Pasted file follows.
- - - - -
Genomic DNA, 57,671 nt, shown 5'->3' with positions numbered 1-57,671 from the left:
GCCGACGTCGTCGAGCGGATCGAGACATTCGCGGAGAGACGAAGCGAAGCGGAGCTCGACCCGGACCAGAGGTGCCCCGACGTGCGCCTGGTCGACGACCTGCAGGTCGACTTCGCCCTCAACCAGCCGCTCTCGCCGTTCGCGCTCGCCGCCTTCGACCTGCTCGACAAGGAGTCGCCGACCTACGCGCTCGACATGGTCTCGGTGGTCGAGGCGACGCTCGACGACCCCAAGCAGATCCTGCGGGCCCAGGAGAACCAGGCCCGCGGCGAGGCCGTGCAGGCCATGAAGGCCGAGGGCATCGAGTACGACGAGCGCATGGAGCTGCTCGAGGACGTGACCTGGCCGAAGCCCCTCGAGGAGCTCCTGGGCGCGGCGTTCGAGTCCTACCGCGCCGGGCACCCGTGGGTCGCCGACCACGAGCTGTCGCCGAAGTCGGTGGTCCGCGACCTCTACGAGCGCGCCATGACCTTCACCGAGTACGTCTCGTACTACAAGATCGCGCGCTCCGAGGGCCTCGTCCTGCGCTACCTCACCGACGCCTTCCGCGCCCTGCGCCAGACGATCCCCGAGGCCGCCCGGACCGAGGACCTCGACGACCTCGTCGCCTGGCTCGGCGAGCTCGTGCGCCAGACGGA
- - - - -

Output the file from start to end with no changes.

Genomic DNA, 57,671 nt, shown 5'->3' with positions numbered 1-57,671 from the left:
GCCGACGTCGTCGAGCGGATCGAGACATTCGCGGAGAGACGAAGCGAAGCGGAGCTCGACCCGGACCAGAGGTGCCCCGACGTGCGCCTGGTCGACGACCTGCAGGTCGACTTCGCCCTCAACCAGCCGCTCTCGCCGTTCGCGCTCGCCGCCTTCGACCTGCTCGACAAGGAGTCGCCGACCTACGCGCTCGACATGGTCTCGGTGGTCGAGGCGACGCTCGACGACCCCAAGCAGATCCTGCGGGCCCAGGAGAACCAGGCCCGCGGCGAGGCCGTGCAGGCCATGAAGGCCGAGGGCATCGAGTACGACGAGCGCATGGAGCTGCTCGAGGACGTGACCTGGCCGAAGCCCCTCGAGGAGCTCCTGGGCGCGGCGTTCGAGTCCTACCGCGCCGGGCACCCGTGGGTCGCCGACCACGAGCTGTCGCCGAAGTCGGTGGTCCGCGACCTCTACGAGCGCGCCATGACCTTCACCGAGTACGTCTCGTACTACAAGATCGCGCGCTCCGAGGGCCTCGTCCTGCGCTACCTCACCGACGCCTTCCGCGCCCTGCGCCAGACGATCCCCGAGGCCGCCCGGACCGAGGACCTCGACGACCTCGTCGCCTGGCTCGGCGAGCTCGTGCGCCAGACGGA